Grab the deb matches your OS, then install it via Ubuntu Software or Gdebi package manager. Or run command in terminal:

sudo dpkg -i ~/Downloads/vivaldi-stable_2.2*.deb

In addition, after installed the .deb package, you can enable Vivaldi apt repository (Softare & Updates -> Other Software) to receive future updates through Software Updater:

Blender 2.79

While the next Blender 2.80 stable is scheduled to be released on early 2019, Blender 2.80 Beta package now is available for testing.

What’s new in Blender 2.80:

  • A revamped user interface
  • A new physically based realtime renderer: EEVEE
  • A new, modern 3D viewport.
  • Blender’s 2D drawing capabilities has been greatly improved
  • A new collection system, and more

Download / Install Blender 2.80 Beta in Ubuntu:

To help testing Blender 2.80, you can either download the official Linux package from the link below:

Download Blender

After downloaded the Linux package, simply extract and run the executable to launch the program.

Or install the Blender snap package maintained by Gustavo Niemeyer.

Open terminal via Ctrl+Alt+T keyboard shortcut and run command to install the Blender snap beta package:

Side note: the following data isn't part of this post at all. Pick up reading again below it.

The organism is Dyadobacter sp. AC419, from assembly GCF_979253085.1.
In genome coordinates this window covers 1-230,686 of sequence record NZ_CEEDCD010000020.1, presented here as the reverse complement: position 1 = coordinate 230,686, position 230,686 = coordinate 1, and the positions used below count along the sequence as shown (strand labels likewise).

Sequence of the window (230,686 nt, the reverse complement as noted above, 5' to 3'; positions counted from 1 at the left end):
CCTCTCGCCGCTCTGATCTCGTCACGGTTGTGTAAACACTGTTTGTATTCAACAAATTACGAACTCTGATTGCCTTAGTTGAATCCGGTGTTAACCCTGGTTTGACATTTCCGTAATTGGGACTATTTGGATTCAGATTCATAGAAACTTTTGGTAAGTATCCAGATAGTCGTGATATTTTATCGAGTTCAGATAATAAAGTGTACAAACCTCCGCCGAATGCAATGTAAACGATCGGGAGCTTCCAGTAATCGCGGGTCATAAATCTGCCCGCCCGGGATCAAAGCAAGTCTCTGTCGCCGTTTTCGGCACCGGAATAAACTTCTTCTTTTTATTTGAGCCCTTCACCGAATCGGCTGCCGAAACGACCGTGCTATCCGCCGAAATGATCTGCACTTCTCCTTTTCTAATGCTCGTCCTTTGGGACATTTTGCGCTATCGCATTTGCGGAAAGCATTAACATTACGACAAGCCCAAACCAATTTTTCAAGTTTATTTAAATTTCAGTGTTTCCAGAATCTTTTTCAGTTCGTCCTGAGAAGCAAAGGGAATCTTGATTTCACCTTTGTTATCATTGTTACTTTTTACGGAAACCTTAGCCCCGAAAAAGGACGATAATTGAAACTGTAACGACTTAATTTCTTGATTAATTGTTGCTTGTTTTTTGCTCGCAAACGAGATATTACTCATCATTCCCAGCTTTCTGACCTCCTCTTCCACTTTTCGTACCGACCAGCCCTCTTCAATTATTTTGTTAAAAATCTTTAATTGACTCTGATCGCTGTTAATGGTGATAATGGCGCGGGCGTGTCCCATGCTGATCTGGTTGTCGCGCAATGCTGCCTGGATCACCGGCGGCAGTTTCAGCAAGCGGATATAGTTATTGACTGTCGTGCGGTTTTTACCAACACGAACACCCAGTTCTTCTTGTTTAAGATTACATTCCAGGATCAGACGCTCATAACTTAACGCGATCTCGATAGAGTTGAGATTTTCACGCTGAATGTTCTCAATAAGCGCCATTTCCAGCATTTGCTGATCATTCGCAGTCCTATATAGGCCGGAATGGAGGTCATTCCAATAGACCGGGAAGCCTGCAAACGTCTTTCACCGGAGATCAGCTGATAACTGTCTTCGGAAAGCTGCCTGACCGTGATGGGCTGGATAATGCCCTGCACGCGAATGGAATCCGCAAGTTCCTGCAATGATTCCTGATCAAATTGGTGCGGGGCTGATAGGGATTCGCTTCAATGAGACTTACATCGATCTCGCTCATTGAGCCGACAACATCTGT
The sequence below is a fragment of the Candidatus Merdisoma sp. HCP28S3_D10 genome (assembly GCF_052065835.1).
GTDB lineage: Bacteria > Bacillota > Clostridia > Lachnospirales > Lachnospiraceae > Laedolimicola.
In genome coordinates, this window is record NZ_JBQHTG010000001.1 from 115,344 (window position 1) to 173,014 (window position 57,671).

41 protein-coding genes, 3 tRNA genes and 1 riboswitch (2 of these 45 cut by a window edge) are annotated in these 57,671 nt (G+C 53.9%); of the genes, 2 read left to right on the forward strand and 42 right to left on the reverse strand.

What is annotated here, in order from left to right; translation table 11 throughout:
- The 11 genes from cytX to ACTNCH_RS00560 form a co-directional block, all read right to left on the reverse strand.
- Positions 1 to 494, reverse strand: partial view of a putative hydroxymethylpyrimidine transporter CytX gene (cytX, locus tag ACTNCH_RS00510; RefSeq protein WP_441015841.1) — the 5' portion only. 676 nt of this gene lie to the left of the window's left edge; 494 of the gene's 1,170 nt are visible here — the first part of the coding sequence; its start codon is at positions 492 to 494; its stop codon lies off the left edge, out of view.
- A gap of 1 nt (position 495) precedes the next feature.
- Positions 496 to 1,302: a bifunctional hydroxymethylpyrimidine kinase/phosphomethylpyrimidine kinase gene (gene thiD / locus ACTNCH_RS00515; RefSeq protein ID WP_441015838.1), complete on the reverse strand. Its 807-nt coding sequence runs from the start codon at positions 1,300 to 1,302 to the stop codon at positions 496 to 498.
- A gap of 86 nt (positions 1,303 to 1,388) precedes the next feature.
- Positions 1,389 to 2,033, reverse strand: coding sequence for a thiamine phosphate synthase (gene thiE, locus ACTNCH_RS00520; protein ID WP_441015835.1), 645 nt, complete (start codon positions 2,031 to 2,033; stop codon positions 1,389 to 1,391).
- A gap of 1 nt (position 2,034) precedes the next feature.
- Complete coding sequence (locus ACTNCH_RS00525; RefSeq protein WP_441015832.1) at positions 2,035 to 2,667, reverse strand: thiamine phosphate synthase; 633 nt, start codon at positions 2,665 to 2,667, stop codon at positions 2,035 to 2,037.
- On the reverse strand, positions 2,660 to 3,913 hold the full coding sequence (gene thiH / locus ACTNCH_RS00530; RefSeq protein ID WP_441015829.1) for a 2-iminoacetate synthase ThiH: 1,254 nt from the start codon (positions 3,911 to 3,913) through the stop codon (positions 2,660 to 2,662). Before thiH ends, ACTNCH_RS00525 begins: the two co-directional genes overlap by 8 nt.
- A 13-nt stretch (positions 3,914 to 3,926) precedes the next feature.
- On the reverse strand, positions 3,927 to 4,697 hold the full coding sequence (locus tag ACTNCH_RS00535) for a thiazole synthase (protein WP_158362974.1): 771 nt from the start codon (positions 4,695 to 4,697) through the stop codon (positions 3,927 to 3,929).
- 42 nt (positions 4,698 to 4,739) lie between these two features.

snap install blender --channel=beta --classic

The snap package auto-updates itself once a new release package published by maintainer, though the current package is a few days older than the official Linux package.

To remove the Blender snap package, run command:

snap remove blender

Star Ruler 2, a space 4X / RTS hybrid developed by Blind Mind Studios, now can easily installed in Ubuntu 16.04, Ubuntu 18.04 and higher via Snap package.

Explore dozens, hundreds, or even thousands of systems in a galaxy of your choosing, expand across its planets, exploit the resources you find, and ultimately exterminate any who stand in your way. The fate of your empire depends on your ability to master the economy, field a military, influence galactic politics, and learn what you can about the universe.

Star Ruler 2 Snap is a containerised software packages runs in most Linux desktop. It bundles most dependency libraries and auto-updates itself once a new release package published.

To install Star Ruler 2 snap package in Ubuntu 18.04 & higher, simple open Ubuntu Software, search for and install the game package:

For Ubuntu 16.04, open terminal (Ctrl+Alt+T) and run command to install snapd first:

sudo apt install snapd snapd-xdg-open

then install the snap via command:

sudo snap install starruler2


To remove the software package, either use Ubuntu Software or run command:

sudo snap remove starruler2

gnome shell

This quick tutorial is going to show you how to increase or decrease the default Gnome Shell animation speed in Ubuntu 18.04, Ubuntu 18.04, and higher.

There is a Gnome Shell extension called impatience can do the job. It can be easily installed in Ubuntu via Ubuntu Software.

After installed the extension, go to its settings via Gnome Tweaks (available in Ubuntu Software).

Then change the speed scaling value < 1 to speed up the animation, > 1 to slow down desktop animation.